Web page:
Optical Sensor Array Can Tell Syrups and Honeys Apart

Optical Sensor Array Can Tell Syrups and Honeys Apart

Author: Chemistry – A European Journal

The discrimination, control, and identification of complex analytes (beverages, foodstuffs, prescription drugs, etc.) are important for economic and health-related reasons. Because one cannot construct specific sensors for analytes such as honeys, wines, or whiskeys, alternative methods (such as hypothesis-free sensor arrays) are useful for such applications. When using nonspecific optical sensors, the formation of specific intensity patterns of fluorescence is observed, which allows the “fingerprinting” of complex analytes.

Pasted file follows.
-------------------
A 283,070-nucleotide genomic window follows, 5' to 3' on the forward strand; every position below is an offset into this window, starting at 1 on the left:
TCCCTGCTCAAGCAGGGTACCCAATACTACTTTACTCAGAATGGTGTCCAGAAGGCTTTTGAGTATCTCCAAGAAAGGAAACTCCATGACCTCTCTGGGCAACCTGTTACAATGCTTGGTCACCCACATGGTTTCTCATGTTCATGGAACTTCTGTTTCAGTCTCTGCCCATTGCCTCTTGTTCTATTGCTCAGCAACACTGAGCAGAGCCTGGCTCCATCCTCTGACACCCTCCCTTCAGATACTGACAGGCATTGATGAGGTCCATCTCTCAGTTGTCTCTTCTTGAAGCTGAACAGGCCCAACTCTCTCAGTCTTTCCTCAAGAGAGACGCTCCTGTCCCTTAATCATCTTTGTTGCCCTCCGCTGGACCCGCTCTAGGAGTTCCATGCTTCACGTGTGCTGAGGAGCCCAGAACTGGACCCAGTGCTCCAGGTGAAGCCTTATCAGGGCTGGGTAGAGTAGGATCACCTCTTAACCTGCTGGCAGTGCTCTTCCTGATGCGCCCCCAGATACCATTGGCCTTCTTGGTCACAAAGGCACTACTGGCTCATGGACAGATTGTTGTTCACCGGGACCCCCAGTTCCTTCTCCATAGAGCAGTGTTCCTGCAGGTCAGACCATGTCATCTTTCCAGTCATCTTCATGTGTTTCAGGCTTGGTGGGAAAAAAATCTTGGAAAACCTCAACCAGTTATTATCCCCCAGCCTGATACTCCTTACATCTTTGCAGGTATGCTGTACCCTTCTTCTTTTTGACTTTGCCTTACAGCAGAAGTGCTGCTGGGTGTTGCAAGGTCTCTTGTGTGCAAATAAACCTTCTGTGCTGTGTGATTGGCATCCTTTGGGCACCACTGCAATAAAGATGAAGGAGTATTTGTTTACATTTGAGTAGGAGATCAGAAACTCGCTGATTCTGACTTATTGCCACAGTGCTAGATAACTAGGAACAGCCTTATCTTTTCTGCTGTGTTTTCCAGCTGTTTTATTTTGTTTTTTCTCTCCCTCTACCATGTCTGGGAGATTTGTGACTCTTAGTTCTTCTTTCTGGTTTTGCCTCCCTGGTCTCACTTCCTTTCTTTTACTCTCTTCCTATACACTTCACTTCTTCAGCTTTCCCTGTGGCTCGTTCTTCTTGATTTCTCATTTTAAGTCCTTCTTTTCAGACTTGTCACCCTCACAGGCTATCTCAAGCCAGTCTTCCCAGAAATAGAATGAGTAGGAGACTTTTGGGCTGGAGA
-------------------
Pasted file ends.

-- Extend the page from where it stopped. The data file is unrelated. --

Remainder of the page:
Uwe H. F. Bunz and colleagues, University of Heidelberg, Germany, have developed a cross-reactive sensor array by combining a two-component probe system, based upon three viologen-substituted boronic acids (BV) and an anionic charged poly(aryleneethynylene) (PAE), with additional simple PAEs.

The combined system can differentiate 27 different honeys in aqueous solution. The fluorescence turn-on array (BV+PAE) detects saccharide compositions. The PAEs experience fluorescence quenching and can discriminate trace colored components in the honeys. The developed array can also discriminate between glucose-fructose syrup and cheap sugar beet syrups from honeys. Even small amounts of added molasses could be detected.


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